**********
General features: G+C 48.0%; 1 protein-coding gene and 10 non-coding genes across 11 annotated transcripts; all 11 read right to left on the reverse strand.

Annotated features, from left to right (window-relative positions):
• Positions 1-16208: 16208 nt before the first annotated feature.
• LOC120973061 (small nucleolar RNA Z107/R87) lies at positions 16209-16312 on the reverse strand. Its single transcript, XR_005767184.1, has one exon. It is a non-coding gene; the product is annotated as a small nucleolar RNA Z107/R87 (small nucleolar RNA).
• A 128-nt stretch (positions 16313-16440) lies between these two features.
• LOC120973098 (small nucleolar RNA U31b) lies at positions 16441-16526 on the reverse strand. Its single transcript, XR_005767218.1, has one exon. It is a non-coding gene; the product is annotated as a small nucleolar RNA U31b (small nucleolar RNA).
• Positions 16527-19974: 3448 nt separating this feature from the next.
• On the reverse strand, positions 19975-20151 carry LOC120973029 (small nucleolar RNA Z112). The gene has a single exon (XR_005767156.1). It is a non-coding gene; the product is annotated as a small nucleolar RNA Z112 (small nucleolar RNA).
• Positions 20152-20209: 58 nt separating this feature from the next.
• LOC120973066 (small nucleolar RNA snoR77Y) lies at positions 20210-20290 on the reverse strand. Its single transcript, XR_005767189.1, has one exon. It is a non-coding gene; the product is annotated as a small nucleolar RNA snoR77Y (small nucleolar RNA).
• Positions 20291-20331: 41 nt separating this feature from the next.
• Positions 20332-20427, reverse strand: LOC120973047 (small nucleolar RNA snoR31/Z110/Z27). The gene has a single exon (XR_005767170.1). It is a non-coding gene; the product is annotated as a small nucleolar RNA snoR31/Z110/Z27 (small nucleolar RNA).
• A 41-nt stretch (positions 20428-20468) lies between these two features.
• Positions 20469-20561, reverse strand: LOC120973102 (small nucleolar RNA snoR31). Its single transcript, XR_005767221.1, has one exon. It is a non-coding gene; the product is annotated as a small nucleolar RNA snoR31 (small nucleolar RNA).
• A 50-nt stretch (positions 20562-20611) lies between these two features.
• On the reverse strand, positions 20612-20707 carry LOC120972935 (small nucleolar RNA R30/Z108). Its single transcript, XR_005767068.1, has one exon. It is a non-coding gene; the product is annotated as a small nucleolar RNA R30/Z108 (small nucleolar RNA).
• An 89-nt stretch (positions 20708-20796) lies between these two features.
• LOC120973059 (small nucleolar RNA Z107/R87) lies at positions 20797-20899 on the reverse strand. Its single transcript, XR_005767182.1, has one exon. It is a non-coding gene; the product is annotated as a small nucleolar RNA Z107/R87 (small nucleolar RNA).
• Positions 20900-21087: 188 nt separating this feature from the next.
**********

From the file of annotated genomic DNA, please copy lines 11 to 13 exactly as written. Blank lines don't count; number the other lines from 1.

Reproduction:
• Positions 20291-20331: 41 nt separating this feature from the next.
• Positions 20332-20427, reverse strand: LOC120973047 (small nucleolar RNA snoR31/Z110/Z27). The gene has a single exon (XR_005767170.1). It is a non-coding gene; the product is annotated as a small nucleolar RNA snoR31/Z110/Z27 (small nucleolar RNA).
• A 41-nt stretch (positions 20428-20468) lies between these two features.